Language and Cognition Department, Max Planck Institute for Psycholinguistics
 by Shakila Shayan

Melanesian Kinship and Culture

Kin terminology structure and other social and cultural traits cluster in particular ways on a global level, such that “disharmonic” features can be interpreted as retentions of earlier systems, resulting from shifts in key aspects (such as a change from descent reckoning in the male line to the female line). We want to get at ancient patterns of social organisation and culture buried deep under a thick layer of Austronesian influence of much more recent origin. This can be done because in culture, as in language, features typically bundle in particular ways, and a mixed bouquet has a tale to tell. This task is designed to pick out any deviating features in particular societies to try and wrest from them their separate story of the distant past.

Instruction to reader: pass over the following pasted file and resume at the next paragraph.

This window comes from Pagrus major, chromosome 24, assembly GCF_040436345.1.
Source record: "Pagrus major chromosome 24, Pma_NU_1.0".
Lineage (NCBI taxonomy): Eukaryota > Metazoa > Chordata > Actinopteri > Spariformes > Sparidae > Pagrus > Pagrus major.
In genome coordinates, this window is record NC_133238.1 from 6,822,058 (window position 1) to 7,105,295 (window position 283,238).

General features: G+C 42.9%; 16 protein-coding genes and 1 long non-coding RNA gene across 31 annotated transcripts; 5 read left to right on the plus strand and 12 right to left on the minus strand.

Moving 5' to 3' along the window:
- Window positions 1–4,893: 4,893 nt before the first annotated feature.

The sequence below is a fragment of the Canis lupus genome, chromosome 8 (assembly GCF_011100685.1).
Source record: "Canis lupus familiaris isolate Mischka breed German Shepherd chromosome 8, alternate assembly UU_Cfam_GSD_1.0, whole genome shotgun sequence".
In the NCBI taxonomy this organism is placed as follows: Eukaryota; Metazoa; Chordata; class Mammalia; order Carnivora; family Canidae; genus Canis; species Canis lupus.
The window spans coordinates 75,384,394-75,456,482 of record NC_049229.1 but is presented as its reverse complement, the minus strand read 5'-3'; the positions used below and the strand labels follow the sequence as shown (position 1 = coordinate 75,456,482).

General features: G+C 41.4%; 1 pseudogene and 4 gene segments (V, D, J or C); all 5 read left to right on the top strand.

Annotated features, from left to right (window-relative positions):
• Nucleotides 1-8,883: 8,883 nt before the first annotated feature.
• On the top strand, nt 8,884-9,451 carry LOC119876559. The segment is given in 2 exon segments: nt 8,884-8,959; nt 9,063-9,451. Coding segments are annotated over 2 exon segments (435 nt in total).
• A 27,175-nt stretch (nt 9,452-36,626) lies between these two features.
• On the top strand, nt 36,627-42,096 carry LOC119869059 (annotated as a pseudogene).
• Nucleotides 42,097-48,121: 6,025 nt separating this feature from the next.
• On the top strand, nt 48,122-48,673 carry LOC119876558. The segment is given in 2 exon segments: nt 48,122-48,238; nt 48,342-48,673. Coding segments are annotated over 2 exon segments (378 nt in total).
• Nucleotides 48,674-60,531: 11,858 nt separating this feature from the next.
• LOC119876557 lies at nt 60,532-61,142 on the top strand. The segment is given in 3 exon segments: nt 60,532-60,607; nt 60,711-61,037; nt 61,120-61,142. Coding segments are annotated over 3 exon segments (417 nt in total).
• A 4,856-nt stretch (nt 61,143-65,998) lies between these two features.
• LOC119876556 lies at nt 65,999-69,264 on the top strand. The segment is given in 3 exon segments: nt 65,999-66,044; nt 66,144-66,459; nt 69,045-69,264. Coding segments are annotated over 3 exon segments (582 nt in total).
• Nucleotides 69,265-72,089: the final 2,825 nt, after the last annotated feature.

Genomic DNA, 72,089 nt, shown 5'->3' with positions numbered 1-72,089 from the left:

This Field Manual entry, and the accompanying materials, can be downloaded from the MPG Publication Repository:

How to cite this resource?

Lindström, E. (2004). Melanesian kinship and culture. In A. Majid (Ed.), Field Manual Volume 9 (pp. 70-73). Nijmegen: Max Planck Institute for Psycholinguistics. doi:10.17617/2.1552190.